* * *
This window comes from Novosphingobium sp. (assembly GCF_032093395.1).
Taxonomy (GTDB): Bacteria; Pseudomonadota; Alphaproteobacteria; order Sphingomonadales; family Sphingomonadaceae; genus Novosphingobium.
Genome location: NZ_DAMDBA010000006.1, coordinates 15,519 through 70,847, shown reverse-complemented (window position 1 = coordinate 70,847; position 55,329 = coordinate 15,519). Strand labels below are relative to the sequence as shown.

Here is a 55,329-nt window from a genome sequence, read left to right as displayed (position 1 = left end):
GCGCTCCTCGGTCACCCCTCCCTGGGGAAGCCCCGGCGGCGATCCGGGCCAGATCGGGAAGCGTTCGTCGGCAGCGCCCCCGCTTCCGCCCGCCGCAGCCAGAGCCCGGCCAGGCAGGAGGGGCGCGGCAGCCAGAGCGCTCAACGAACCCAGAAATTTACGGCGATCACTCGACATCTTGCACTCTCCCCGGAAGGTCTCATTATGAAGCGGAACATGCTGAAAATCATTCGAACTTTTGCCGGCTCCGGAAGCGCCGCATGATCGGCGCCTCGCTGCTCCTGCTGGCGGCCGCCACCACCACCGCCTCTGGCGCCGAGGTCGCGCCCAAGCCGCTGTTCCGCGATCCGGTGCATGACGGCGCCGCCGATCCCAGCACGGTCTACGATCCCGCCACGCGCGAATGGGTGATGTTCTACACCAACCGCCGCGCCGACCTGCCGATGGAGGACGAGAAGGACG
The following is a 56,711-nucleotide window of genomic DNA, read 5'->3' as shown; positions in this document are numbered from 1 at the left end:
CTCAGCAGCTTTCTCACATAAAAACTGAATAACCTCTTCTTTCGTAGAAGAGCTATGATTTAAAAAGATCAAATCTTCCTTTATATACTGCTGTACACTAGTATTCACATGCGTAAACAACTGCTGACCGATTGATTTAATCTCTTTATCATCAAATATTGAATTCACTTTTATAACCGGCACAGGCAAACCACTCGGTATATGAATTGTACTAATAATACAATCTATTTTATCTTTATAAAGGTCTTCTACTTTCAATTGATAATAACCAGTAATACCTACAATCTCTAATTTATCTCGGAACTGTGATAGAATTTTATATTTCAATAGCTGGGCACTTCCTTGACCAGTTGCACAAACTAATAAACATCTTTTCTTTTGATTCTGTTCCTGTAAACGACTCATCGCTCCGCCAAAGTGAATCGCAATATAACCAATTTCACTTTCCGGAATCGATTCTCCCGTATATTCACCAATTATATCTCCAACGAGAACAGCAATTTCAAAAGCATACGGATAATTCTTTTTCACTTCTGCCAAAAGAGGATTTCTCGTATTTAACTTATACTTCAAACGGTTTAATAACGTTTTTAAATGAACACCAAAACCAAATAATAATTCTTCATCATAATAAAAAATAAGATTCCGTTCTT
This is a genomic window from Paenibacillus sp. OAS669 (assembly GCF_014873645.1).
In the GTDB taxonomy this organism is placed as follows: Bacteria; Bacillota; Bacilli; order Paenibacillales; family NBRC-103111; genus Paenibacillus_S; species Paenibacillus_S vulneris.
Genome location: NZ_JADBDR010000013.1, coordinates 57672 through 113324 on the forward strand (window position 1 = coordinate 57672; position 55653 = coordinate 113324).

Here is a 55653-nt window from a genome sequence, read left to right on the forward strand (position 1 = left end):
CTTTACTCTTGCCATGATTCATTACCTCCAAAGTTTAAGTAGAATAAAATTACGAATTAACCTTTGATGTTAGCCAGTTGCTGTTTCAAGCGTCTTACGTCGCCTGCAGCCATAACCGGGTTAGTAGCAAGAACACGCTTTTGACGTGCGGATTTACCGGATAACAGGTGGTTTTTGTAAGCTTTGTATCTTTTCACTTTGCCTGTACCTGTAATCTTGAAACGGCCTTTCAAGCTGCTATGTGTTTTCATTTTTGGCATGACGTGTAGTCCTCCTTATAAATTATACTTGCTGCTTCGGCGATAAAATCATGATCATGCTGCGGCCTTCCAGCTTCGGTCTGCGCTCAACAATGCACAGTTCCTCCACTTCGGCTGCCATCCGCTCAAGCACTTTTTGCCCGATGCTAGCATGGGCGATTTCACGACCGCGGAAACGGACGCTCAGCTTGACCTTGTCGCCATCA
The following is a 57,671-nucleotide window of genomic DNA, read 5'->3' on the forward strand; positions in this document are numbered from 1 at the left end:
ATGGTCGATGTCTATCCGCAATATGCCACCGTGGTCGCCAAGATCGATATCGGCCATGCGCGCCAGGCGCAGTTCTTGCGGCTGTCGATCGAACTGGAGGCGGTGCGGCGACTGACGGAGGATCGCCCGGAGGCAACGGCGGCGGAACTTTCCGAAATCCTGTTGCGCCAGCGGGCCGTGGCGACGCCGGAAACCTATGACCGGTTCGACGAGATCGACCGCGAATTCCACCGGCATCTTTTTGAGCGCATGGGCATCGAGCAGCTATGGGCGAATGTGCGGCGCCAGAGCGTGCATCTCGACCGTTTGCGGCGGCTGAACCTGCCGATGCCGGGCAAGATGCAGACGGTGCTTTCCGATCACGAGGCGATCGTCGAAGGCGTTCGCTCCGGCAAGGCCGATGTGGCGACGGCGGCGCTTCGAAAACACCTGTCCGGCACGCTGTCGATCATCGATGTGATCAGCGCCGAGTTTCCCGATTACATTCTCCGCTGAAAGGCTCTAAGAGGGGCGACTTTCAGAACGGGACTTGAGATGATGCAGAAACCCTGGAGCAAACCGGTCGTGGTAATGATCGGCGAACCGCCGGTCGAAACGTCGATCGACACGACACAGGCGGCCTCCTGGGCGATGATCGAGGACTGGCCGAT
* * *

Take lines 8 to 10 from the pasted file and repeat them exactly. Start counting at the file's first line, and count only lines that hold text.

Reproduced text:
This is a genomic window from Paenibacillus sp. OAS669 (assembly GCF_014873645.1).
In the GTDB taxonomy this organism is placed as follows: Bacteria; Bacillota; Bacilli; order Paenibacillales; family NBRC-103111; genus Paenibacillus_S; species Paenibacillus_S vulneris.
Genome location: NZ_JADBDR010000013.1, coordinates 57672 through 113324 on the forward strand (window position 1 = coordinate 57672; position 55653 = coordinate 113324).